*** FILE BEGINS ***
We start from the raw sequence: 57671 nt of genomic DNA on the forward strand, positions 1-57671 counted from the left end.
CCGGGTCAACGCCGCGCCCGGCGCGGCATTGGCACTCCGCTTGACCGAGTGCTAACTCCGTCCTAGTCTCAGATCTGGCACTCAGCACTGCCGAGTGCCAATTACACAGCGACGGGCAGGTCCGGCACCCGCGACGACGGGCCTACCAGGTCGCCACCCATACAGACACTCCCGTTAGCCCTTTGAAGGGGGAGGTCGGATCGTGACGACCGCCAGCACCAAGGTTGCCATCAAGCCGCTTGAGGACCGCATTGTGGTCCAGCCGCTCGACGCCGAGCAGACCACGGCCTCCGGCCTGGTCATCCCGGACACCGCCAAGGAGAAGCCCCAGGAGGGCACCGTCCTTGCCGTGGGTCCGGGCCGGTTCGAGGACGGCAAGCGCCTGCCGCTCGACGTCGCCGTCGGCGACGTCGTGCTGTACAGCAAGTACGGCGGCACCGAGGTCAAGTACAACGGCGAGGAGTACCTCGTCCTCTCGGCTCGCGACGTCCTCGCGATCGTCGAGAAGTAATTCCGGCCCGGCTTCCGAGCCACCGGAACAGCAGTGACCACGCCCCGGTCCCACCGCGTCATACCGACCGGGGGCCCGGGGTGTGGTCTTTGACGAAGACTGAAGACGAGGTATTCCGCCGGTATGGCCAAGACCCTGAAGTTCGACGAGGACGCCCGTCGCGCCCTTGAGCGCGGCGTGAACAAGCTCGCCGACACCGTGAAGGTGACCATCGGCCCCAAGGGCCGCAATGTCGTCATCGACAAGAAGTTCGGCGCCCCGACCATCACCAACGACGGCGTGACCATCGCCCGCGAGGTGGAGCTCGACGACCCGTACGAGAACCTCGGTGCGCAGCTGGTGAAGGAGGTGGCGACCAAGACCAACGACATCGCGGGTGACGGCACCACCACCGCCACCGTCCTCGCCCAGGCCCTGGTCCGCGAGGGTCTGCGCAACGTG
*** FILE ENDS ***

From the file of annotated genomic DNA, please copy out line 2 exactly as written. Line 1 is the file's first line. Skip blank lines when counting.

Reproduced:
CCGGGTCAACGCCGCGCCCGGCGCGGCATTGGCACTCCGCTTGACCGAGTGCTAACTCCGTCCTAGTCTCAGATCTGGCACTCAGCACTGCCGAGTGCCAATTACACAGCGACGGGCAGGTCCGGCACCCGCGACGACGGGCCTACCAGGTCGCCACCCATACAGACACTCCCGTTAGCCCTTTGAAGGGGGAGGTCGGATCGTGACGACCGCCAGCACCAAGGTTGCCATCAAGCCGCTTGAGGACCGCATTGTGGTCCAGCCGCTCGACGCCGAGCAGACCACGGCCTCCGGCCTGGTCATCCCGGACACCGCCAAGGAGAAGCCCCAGGAGGGCACCGTCCTTGCCGTGGGTCCGGGCCGGTTCGAGGACGGCAAGCGCCTGCCGCTCGACGTCGCCGTCGGCGACGTCGTGCTGTACAGCAAGTACGGCGGCACCGAGGTCAAGTACAACGGCGAGGAGTACCTCGTCCTCTCGGCTCGCGACGTCCTCGCGATCGTCGAGAAGTAATTCCGGCCCGGCTTCCGAGCCACCGGAACAGCAGTGACCACGCCCCGGTCCCACCGCGTCATACCGACCGGGGGCCCGGGGTGTGGTCTTTGACGAAGACTGAAGACGAGGTATTCCGCCGGTATGGCCAAGACCCTGAAGTTCGACGAGGACGCCCGTCGCGCCCTTGAGCGCGGCGTGAACAAGCTCGCCGACACCGTGAAGGTGACCATCGGCCCCAAGGGCCGCAATGTCGTCATCGACAAGAAGTTCGGCGCCCCGACCATCACCAACGACGGCGTGACCATCGCCCGCGAGGTGGAGCTCGACGACCCGTACGAGAACCTCGGTGCGCAGCTGGTGAAGGAGGTGGCGACCAAGACCAACGACATCGCGGGTGACGGCACCACCACCGCCACCGTCCTCGCCCAGGCCCTGGTCCGCGAGGGTCTGCGCAACGTG